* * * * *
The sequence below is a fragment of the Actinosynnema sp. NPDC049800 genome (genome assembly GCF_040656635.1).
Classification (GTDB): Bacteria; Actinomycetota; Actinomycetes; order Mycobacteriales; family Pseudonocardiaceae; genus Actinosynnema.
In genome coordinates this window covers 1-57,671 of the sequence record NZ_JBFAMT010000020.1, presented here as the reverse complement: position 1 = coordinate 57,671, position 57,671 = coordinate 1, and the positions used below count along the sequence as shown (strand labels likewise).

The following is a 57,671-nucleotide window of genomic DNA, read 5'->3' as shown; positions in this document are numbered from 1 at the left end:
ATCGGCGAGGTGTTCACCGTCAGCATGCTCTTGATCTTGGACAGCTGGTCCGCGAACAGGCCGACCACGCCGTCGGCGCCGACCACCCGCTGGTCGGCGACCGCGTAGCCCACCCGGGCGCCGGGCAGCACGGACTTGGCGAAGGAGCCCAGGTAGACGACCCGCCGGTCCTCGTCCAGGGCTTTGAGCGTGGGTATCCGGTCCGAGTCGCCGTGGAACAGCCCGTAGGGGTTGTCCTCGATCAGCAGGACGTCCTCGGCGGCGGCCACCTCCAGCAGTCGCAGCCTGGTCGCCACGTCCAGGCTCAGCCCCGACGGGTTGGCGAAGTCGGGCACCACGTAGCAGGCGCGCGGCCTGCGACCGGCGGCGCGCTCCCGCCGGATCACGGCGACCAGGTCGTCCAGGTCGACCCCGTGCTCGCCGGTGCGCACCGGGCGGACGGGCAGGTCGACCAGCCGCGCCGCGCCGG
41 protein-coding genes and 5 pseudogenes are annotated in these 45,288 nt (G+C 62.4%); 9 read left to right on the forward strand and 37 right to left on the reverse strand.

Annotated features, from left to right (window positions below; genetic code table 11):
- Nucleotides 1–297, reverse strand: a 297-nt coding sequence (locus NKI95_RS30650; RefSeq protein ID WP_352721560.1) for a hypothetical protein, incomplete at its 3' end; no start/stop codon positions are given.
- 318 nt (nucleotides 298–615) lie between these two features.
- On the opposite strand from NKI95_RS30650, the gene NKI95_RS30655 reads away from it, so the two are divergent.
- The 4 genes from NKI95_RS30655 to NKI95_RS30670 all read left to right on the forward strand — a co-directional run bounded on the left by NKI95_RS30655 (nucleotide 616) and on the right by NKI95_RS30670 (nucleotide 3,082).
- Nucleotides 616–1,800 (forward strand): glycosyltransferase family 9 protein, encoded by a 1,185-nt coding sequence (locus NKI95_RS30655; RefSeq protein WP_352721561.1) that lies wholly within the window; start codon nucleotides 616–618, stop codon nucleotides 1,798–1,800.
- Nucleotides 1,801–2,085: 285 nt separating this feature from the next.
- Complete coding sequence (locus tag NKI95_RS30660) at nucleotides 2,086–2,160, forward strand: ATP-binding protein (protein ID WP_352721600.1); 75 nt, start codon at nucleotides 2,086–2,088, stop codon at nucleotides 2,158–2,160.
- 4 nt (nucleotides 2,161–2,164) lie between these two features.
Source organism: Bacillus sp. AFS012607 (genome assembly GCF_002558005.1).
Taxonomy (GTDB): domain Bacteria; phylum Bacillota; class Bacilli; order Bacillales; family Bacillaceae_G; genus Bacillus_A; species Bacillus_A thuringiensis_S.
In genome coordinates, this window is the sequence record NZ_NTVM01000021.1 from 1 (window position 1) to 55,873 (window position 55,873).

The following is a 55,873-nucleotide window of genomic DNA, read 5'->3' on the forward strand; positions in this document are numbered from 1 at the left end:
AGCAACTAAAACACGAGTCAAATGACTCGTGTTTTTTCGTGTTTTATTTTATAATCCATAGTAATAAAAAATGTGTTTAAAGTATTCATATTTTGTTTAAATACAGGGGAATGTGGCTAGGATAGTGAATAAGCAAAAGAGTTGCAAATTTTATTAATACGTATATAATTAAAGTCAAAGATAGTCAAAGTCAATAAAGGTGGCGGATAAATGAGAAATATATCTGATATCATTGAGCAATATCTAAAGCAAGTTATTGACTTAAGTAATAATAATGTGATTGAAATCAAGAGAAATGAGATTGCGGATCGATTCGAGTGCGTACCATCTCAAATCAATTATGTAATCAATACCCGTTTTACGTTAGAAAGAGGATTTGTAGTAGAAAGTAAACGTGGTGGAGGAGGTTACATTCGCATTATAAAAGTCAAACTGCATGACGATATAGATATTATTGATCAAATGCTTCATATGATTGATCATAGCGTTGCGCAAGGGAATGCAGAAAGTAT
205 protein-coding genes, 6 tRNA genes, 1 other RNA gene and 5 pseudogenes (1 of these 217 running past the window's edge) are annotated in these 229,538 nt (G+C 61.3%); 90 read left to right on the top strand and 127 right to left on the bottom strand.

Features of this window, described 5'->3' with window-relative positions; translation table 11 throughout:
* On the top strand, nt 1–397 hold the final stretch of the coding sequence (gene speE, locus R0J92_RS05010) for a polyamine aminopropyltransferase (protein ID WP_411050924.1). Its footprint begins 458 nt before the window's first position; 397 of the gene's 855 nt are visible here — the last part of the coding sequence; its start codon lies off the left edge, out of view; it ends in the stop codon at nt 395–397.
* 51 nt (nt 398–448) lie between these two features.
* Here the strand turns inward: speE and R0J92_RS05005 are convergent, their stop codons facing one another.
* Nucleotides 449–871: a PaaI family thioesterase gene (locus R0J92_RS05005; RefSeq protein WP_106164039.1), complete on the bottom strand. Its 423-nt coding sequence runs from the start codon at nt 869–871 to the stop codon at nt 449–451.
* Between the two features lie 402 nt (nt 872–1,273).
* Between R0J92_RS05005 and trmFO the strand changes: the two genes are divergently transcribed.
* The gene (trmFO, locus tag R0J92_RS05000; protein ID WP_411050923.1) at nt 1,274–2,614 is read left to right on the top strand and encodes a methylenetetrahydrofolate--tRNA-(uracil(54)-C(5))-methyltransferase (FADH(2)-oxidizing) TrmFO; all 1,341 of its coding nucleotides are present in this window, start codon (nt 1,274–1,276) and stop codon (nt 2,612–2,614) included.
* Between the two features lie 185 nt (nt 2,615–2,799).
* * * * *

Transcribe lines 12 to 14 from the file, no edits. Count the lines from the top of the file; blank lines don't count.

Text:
- Nucleotides 616–1,800 (forward strand): glycosyltransferase family 9 protein, encoded by a 1,185-nt coding sequence (locus NKI95_RS30655; RefSeq protein WP_352721561.1) that lies wholly within the window; start codon nucleotides 616–618, stop codon nucleotides 1,798–1,800.
- Nucleotides 1,801–2,085: 285 nt separating this feature from the next.
- Complete coding sequence (locus tag NKI95_RS30660) at nucleotides 2,086–2,160, forward strand: ATP-binding protein (protein ID WP_352721600.1); 75 nt, start codon at nucleotides 2,086–2,088, stop codon at nucleotides 2,158–2,160.